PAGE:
Consumers have never been more active; companies never more sensitive to public opinion. Stagnant incomes, austerity and environmental concerns have heightened awareness not just of a product’s value but also the company’s values. While striving to get by, consumers also want their favourite firms to be more socially, economically and environmentally responsible.
To realise these goals, highly engaged citizens have turned into so-called prosumers—part producer, part consumer. Whether as activists or entrepreneurs, they use smartphones, cloud computing, 3D printers, crowdfunding and social media to help create faster, better and cheaper products with fewer resources. They are the pioneers of frugal innovation, the grassroots innovators—exemplified by the maker movement and the sharing economy—who are challenging the way business is done. And their impact on a widening range of sectors from finance to healthcare has become increasingly apparent.
Unsurprisingly, large incumbent firms—typically wedded to slow, insular and expensive approaches to innovation—feel threatened. But frugal innovation provides them too with a way forward. And there have been notable successes. In the automotive sector, for example, Renault worked with local engineers at its Dacia car plant in Romania, producing a no-frills Logan model, which went on sale in 2004 for a mere €5000. Initially intended for poorer East Europeans, sales soared in the West too following the 2008 financial crisis. Carlos Ghosn, Renault CEO and a frugal engineering champion, then introduced an entire new line of frugal vehicles that now accounts for over 40% of Renault’s global sales.
Another frugal pioneer, Unilever CEO Paul Polman, launched his Unilever Sustainable Living Plan, designed to double sales while halving the company’s environmental footprint by 2020. The strategy has forced the company to innovate not just in production but throughout the supply chain, finding new ways to source ingredients, design factories and package products.
Steps to frugality
Transforming how a major—or even a small—enterprise does business is inevitably complex and often uncomfortable for those forced to adapt. But the following six ideas might help firms achieve greater frugality.
- Actively seek customer feedback. Innovation starts with the customer. In one case, Scott Cook, founder and CEO of software company Intuit, went home with new customers to see how they installed and used his product, and then adapted his product to suit them.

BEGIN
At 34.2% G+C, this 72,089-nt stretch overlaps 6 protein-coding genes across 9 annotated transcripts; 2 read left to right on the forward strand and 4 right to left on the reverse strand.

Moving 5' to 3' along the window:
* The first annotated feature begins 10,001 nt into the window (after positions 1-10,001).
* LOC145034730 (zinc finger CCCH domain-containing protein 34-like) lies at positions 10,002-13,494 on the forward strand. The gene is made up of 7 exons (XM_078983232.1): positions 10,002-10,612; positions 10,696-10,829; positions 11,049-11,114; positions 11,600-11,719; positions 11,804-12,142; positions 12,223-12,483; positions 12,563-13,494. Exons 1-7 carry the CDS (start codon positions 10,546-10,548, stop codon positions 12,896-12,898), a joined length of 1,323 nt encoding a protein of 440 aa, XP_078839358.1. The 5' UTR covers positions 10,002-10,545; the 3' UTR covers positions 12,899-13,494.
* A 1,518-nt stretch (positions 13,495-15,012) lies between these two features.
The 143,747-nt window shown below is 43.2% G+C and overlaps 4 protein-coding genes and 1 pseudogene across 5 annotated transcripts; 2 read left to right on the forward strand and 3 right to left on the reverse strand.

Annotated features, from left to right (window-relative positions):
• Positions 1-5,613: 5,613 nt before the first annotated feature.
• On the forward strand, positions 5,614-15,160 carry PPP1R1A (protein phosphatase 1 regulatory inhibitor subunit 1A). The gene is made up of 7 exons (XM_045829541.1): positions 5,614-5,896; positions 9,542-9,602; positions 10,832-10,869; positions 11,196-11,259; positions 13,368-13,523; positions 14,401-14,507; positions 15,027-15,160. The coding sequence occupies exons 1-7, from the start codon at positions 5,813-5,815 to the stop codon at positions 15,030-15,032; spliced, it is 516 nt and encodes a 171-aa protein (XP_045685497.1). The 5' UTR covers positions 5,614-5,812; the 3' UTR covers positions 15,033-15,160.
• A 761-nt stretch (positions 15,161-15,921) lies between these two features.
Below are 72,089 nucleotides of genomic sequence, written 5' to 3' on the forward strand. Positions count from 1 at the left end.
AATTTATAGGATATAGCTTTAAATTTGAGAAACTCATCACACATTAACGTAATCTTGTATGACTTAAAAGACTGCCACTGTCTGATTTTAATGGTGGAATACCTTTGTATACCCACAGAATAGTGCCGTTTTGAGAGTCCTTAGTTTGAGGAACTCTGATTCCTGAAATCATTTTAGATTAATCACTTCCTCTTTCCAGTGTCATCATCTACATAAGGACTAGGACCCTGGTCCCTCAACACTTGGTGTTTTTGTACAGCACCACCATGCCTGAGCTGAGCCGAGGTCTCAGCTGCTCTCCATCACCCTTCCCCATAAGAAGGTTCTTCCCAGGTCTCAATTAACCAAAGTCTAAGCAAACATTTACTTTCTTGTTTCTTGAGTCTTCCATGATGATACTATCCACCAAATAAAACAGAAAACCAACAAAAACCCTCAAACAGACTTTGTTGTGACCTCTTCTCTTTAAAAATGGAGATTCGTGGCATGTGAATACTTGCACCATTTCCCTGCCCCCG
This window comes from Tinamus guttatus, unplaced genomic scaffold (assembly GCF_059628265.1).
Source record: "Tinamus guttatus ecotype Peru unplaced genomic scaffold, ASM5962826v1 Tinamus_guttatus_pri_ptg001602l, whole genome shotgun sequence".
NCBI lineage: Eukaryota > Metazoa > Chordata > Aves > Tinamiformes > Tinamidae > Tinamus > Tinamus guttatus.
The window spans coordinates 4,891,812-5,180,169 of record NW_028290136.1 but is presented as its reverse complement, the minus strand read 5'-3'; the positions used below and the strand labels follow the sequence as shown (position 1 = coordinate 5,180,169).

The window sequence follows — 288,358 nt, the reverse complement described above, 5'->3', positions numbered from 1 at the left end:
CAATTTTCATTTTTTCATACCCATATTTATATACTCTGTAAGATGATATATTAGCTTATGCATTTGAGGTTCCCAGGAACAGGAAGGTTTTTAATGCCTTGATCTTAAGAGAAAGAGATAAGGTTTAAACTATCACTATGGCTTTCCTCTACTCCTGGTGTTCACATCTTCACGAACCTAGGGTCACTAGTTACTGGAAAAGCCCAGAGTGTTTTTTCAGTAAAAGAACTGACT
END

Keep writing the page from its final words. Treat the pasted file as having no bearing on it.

- Turn consumers into prosumers. After engaging customers, formalise ways to co-create products and services. GE’s online platform FirstBuild, for example, pays prosumers for good ideas in home appliance design.
- Be nimbler. Pharma giant Novartis can produce drugs more quickly in small, mobile factories with lower capital and operating expenditure and less environmental impact than in traditional batch-mode factories. GSK CEO Andrew Witty once said of his bureaucratic R&D division, that he wanted a “nimble fleet of destroyers, rather than two or three vulnerable battleships”.
- Emphasise sustainability. Consider how far the company can move from a traditional ‘take, make, sell and dispose’ approach to a ‘reduce, reuse and recycle’ model. And be ready to change the core business proposition if necessary. Tarkett, a French flooring company, for example, aims to reuse and recycle all its raw materials inputs; its business model has shifted from selling products to providing flooring services.
- Change customer behaviour. Companies can make their customers more environmentally-minded. Utility firms, for example, are using smart metering, big data and apps to get customers to monitor their own energy or water usage, and then consume it more efficiently. In a similar way, healthcare providers are helping consumers to lead healthier lives, while banks are getting clients to save more.
- Partner with start-ups. If you can’t beat them join them. Barclays bank operates ‘accelerators’ in London, Manchester and New York, mentoring fin-tech start-ups for three months, after which the bank either adopts, invest in, or passes on the new idea.
The biggest frugal challenge, however, may lie in trying to change attitudes within the organisation. More cautious firms might attempt a one-off pilot project as a first move. This will allow them to test the process, win over sceptics, and build internal support for future projects, as Renault did with its Logan and subsequent Dacia line.
When frugality is accepted in principle, companies can create a platform for developing a series of low-cost, sustainable frugal products and processes throughout the value chain, as Unilever is doing.
Finally, as the company establishes a track record of successful frugal innovations, leaders can try to embed a “frugal mentality” into the company’s culture, with staff continuously thinking about how to do their jobs in faster, better and cheaper ways.